Law School as a Consumer Product: Beat 'em or Join 'em?

46 Pages Posted: 11 Jul 2019

See all articles by Debra Moss Vollweiler

Debra Moss Vollweiler

Nova Southeastern University - Shepard Broad College of Law

Date Written: July 10, 2019

Abstract

With rising costs, pressure on performance metrics and competitive high-profile rankings, law schools are more than ever before being judged on a consumer satisfaction basis by both students and the public. While this perception has been growing over the past two decades, it has reached a crisis point in legal education. When students have their choice of educational institutions, they may act like consumers, and choose to spend their money based on metrics that satisfy them as buyers. This consumer mindset not only impacts admissions, but also can play out in the retention of students. The loss of students transferring out can take a serious toll on a law school, including potential detriments in bar passage, productive classrooms, the loss of future high performing alumni, and the cost of replacing the tuition generation. Schools are thus pressured to address the consumer issue.

Many of the conflicts that arise as between students as consumers, and their institutions, are not necessarily based in the substance of rules. Instead, much of the complaints can easily stem from the institution’s transparency and communication about various aspects of the educational experience, from in the classroom, to a student’s prospects on the job market. As such, institutions should be considering the student perspective in formulating how they present their program of education, and the various aspects within it.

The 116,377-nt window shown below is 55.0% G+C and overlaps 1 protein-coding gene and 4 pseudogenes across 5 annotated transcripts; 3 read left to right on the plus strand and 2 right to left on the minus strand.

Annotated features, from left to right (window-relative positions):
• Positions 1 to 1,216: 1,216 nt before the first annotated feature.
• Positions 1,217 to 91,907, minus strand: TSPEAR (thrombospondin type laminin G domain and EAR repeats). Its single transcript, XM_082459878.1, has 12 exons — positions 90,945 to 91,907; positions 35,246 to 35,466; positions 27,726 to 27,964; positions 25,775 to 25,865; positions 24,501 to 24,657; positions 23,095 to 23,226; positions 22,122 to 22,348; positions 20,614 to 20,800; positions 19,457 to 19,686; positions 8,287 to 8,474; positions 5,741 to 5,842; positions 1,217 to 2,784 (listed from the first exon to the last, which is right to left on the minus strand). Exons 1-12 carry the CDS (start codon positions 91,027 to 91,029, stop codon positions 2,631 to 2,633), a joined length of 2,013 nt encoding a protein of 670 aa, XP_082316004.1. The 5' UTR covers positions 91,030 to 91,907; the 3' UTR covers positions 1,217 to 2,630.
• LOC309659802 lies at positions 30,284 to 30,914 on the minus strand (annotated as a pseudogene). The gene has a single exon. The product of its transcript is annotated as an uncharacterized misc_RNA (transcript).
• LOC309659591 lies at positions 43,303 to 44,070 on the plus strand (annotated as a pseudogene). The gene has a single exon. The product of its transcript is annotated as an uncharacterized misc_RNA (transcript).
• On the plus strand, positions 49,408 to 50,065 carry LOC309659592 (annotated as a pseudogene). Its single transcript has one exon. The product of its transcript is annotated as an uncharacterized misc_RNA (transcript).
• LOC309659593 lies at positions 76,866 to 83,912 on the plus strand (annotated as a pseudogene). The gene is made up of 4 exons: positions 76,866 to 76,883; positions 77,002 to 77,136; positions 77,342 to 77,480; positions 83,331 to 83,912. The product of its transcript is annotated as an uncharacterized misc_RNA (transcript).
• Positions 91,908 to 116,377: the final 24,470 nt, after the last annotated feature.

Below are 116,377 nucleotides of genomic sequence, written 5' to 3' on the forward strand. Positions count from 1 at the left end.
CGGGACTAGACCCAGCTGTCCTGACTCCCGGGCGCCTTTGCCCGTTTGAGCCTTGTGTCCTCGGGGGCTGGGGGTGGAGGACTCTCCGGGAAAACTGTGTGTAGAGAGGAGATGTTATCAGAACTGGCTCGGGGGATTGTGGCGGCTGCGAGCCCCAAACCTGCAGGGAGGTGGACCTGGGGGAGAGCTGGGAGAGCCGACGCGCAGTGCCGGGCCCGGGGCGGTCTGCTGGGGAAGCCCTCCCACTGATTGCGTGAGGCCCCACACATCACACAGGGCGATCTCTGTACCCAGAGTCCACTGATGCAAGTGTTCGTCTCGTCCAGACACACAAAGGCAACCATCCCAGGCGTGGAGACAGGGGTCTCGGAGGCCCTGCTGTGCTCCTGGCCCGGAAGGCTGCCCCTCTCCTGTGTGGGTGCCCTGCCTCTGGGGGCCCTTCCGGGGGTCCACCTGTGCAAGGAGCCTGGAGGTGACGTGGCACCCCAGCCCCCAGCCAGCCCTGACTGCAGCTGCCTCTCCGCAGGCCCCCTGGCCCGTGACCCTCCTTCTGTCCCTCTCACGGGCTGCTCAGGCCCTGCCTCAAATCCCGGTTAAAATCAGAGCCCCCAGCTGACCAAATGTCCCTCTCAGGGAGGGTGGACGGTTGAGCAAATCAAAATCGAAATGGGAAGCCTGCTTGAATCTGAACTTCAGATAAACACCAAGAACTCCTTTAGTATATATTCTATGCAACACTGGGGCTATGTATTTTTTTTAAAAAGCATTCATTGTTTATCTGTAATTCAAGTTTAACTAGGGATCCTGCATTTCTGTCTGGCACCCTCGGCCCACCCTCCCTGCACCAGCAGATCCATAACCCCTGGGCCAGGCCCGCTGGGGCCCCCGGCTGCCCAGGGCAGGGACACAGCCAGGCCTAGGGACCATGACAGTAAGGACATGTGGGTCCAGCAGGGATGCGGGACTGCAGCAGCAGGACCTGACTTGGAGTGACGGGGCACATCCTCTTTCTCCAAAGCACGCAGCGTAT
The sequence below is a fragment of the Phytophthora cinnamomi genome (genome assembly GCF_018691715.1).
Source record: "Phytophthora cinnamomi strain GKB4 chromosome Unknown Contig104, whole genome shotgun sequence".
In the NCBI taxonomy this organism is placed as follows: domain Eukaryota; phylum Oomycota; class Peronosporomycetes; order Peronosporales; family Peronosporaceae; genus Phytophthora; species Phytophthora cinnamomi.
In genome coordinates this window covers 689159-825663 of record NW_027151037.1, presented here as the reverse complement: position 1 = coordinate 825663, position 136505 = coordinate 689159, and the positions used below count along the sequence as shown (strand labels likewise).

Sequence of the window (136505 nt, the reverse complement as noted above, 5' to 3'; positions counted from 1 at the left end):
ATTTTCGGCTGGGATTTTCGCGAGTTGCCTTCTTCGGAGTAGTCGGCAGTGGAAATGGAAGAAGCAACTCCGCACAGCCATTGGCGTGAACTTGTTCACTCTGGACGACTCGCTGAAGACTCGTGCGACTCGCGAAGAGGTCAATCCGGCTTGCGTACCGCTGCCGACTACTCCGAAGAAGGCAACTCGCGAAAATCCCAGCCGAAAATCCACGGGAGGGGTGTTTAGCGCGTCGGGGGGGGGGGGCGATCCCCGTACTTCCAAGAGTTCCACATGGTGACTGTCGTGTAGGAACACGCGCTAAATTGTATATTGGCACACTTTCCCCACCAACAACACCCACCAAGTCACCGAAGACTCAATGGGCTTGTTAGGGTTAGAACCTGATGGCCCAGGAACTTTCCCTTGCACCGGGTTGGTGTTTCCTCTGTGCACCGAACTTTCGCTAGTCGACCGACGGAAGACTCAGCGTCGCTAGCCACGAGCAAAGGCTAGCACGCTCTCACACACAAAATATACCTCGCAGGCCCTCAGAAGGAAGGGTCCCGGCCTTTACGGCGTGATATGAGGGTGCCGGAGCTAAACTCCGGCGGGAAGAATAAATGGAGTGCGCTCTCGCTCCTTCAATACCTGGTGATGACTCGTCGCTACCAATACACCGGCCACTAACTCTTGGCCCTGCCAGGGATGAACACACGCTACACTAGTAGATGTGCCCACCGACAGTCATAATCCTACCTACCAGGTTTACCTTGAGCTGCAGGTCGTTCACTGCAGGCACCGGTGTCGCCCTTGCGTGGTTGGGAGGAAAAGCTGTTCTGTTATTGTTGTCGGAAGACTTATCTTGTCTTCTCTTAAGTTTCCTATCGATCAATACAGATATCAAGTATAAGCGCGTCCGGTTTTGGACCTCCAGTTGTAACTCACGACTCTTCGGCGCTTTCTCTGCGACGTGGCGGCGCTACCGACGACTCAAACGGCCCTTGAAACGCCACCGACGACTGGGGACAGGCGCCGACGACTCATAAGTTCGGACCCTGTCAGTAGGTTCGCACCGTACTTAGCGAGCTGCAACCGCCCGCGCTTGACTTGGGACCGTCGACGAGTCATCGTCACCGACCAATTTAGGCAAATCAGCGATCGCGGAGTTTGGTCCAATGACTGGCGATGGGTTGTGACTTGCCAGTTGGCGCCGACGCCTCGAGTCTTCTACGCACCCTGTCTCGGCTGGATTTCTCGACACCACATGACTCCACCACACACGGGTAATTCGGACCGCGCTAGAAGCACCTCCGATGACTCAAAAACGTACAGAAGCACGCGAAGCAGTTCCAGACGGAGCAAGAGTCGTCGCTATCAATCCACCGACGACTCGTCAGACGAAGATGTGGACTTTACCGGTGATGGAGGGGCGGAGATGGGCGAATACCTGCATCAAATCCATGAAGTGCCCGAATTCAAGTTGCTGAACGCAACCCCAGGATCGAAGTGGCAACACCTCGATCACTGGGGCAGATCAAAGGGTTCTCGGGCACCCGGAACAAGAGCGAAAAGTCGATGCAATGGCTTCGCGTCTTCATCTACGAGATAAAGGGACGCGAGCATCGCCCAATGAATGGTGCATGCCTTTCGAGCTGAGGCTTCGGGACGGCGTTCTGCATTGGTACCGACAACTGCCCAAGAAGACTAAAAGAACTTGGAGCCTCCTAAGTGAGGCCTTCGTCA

While others have asked the question outright whether college students are consumers, this article does not debate whether law students treat their institutions with a consumer mindset. It presumes they do and seeks to solve the problem for institutions. Part II of this article summarizes how this mindset arose in education and specifically how it arose in legal education, and examines previous conflicts between students and institutions as a result. Part III examines different areas of law school operations where traditional academic mindset and student consumer mindset may clash, and offers solutions and strategies as to where and how the consumer pressure should be embraced to make institutional change, and where it should be resisted to ensure the consumer pressure does not result in changes that are not in students’ best long-term interests. Part IV offers some conclusions on the approach.

Keywords: legal education, consumer, student services

JEL Classification: 120

Suggested Citation

Vollweiler, Debra Moss, Law School as a Consumer Product: Beat 'em or Join 'em? (July 10, 2019). Available at SSRN: https://ssrn.com/abstract=3417700 or http://dx.doi.org/10.2139/ssrn.3417700

Debra Moss Vollweiler (Contact Author)

Nova Southeastern University - Shepard Broad College of Law ( email )

3305 College Avenue
Ft. Lauderdale, FL 33314
United States

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